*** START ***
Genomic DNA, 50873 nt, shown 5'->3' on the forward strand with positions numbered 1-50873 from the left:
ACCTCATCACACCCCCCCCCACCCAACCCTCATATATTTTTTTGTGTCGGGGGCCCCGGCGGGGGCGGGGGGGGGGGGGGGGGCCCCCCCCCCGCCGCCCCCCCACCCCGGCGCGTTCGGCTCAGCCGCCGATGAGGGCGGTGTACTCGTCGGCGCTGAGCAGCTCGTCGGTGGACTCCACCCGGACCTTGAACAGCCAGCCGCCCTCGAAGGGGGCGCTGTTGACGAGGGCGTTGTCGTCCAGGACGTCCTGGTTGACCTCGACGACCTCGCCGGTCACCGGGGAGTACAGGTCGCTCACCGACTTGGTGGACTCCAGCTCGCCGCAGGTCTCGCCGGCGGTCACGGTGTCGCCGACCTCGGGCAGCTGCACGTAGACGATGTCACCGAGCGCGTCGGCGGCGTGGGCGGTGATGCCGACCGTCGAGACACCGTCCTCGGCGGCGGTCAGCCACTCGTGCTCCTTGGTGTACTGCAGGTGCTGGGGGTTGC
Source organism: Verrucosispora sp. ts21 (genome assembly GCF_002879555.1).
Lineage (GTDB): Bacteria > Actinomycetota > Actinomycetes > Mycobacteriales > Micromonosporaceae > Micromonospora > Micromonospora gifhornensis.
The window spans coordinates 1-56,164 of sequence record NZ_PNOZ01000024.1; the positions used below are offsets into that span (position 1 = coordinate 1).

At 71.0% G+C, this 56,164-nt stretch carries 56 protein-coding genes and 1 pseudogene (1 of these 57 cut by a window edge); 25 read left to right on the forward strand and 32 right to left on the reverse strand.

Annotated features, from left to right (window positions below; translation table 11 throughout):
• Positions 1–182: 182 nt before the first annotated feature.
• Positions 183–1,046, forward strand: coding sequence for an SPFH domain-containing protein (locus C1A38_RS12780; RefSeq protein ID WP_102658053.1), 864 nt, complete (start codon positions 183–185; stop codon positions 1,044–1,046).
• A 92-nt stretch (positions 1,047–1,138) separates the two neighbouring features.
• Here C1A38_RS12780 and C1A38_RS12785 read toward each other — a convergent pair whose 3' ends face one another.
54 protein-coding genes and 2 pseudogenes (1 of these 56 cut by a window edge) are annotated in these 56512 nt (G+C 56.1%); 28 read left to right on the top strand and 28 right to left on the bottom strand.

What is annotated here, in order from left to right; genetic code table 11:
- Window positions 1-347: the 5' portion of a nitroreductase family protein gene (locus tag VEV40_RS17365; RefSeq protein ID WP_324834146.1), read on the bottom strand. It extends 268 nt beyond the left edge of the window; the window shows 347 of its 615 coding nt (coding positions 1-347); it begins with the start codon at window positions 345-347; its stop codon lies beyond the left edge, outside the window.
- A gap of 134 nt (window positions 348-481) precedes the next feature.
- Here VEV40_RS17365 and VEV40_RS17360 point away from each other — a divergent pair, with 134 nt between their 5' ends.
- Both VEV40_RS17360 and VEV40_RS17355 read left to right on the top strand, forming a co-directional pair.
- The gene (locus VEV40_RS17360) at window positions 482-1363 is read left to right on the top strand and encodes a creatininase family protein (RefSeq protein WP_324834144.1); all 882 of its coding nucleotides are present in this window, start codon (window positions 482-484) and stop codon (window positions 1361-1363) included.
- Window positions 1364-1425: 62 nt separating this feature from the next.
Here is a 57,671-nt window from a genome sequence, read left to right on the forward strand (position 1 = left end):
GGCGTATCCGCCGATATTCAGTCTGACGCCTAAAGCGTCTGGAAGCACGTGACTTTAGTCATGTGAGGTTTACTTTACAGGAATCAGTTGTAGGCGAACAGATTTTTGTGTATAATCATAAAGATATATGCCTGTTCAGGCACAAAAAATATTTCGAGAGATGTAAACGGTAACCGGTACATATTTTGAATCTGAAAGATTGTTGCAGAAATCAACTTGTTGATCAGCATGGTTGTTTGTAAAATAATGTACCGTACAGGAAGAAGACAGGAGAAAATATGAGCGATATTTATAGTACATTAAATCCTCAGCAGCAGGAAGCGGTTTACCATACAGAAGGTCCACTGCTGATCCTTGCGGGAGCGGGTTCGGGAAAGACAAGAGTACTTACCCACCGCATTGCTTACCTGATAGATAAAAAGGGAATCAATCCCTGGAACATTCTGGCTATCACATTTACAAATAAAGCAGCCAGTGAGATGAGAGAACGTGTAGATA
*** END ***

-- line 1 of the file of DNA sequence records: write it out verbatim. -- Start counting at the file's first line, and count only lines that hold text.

Genomic DNA, 50873 nt, shown 5'->3' on the forward strand with positions numbered 1-50873 from the left: